fresh voices from the front lines of change







“Choice” has long been a conservative buzzword (except when it comes to reproductive freedom) but the real policy question is rarely between whether or not we have choices, but whether our policies gives us good choices or bad choices.

I’ve previously discussed how Sen. John McCain’s health care plan amounts to “No Choice At All.” Our co-director Roger Hickey has observed his plan envisions “‘giving people the freedom’ to buy insurance in other states with weaker regulations.”

Today offers a fresh example of what that means.

My state of Massachusetts recently deregulated auto insurance to entice big national insurance companes to enter the market. My local Daily Hampshire Gazette (sub. req’d) had a reporter shop for insurance online to see if he gets a better deal with Progressive Insurance than the local insurance he now carries.

What he found is confusion. Thanks to unclear industry jargon, he inadvertently asked for a reduction in coverage:

To compare apples to apples, I did my best to make sure the information I submitted to Progressive matched my current policy through Commerce Insurance. Sounds easy enough, but some of the insurance language tripped me up. I failed in three areas, unknowingly dropping or reducing existing coverage.

“Your insurance premium is lower, but you missed some coverage that you already have,” said [local insurance agent Richard] Perras.

One of the changes involved my deductible. My current policy calls for a $500 deductible on a 1999 Subaru Legacy and $1,000 on a 2003 Hyundai Elantra, both of which are waived if I’m involved in an accident with another vehicle in which that other driver can be identified and is more than 51 percent at fault.

For the Progressive site, I did not select this type of deductible. Instead, I selected a standard deductible with no waiver based on who is at fault. Had I gone through with this coverage, it would become my responsibility to collect the deductible from the other insurance company in the case of an accident. Under my current policy, my insurance company takes care of that.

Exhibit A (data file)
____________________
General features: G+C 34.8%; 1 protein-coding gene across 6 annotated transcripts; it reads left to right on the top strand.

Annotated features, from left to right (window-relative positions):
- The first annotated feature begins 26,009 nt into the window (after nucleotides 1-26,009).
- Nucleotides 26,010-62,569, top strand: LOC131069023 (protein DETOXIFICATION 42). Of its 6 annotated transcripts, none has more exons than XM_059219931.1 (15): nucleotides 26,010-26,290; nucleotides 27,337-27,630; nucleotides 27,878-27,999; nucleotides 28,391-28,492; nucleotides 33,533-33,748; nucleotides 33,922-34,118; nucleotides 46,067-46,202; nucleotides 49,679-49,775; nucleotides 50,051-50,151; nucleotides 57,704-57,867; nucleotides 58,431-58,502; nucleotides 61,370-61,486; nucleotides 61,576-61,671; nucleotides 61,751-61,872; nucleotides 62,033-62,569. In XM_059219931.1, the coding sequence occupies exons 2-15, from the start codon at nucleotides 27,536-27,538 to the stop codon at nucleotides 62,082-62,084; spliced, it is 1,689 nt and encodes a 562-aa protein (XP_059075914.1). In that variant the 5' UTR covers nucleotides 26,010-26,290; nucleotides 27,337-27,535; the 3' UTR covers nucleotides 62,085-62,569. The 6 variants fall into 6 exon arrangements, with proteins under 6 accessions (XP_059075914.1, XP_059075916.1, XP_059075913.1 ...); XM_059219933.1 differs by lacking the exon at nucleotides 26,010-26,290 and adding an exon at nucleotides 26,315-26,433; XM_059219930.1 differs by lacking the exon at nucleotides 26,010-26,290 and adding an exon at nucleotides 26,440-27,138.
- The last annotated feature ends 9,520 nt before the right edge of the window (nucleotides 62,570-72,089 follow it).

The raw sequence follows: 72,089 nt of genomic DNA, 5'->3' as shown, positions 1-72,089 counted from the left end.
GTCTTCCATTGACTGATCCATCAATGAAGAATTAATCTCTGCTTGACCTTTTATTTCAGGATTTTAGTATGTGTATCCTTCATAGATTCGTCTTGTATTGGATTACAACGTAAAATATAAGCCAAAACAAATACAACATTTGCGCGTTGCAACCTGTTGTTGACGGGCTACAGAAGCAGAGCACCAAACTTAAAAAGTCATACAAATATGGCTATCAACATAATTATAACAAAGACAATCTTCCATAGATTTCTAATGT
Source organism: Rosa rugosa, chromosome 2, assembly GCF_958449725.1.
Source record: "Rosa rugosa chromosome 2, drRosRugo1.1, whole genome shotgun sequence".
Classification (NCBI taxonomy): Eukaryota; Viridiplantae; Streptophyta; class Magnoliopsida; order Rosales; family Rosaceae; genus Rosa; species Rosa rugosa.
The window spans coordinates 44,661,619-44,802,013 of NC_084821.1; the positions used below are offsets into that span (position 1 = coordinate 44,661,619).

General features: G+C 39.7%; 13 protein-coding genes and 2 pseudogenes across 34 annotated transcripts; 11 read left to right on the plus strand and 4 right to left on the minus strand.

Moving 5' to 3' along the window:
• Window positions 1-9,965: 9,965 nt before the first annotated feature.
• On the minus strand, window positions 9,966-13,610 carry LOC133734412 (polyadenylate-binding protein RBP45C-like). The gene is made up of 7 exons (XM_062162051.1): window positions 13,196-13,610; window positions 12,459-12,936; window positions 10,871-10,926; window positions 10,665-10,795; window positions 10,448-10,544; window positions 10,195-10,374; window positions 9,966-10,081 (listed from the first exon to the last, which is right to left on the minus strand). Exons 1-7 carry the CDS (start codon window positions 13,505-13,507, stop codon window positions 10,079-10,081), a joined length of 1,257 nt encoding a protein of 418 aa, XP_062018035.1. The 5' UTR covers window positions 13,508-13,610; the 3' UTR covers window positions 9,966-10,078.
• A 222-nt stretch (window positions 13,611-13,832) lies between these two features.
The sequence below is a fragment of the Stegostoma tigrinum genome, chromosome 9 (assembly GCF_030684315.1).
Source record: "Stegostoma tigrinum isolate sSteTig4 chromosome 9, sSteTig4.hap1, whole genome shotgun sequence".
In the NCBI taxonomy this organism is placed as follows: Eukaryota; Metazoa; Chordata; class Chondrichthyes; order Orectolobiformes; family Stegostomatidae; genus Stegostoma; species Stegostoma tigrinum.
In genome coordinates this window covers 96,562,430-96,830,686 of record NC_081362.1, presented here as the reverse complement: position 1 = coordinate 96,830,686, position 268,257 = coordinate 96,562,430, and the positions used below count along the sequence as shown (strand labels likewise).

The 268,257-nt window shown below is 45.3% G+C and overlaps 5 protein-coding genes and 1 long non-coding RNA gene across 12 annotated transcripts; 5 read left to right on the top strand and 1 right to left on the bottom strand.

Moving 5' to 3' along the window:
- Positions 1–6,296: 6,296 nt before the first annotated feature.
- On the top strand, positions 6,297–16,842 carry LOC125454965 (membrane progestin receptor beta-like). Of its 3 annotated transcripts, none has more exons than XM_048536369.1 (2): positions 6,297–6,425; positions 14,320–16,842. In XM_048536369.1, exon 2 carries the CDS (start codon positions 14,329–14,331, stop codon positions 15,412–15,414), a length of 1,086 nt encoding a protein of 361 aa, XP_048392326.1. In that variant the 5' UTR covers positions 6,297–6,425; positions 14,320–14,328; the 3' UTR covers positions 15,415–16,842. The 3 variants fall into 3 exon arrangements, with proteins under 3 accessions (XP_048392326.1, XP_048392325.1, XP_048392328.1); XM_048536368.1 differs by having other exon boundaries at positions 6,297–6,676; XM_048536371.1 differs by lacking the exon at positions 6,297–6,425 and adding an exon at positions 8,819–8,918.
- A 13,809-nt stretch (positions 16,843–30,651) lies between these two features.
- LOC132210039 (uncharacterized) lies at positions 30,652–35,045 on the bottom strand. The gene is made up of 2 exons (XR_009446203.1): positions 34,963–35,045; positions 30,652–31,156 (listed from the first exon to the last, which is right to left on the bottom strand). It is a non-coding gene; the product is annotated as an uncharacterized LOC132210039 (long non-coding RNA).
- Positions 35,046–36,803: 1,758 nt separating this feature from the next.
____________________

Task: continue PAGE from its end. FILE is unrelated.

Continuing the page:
I also chose not take a rental car on the Progressive survey, an option on my policy.

Finally, the Progressive site defaulted to an $8,000 deductible in the personal injury category, probably because I have health insurance. I went with their recommendation, a move Perras said gave away a lot of coverage, including replacement services. These include things such as medical bills, funeral expenses and more.

“These are subtle changes, but they are three areas where the coverage is lower,” said Perras. “You made some choices you didn’t realize you’d made … how will you or anyone else be able to compare if you don’t understand what coverages are and what decisions you need to make?”

As you can see, without smart rules, it’s very easy for companies to manipulate consumers with fine print and confusing jargon. If you can’t make an informed choice, you’re not in control, which means the choice is ultimately not in your hands.

With health care, we do need choices — a guarantee that everyone has a choice between high-quality, affordable plans, which the Health Care for America plan provides.

Expect to hear more conservative talk hyping the joys of “consumer-driven health care.” But conservative proposals leave insurance companies driving the bus, leaving us with nothing but bad choices.

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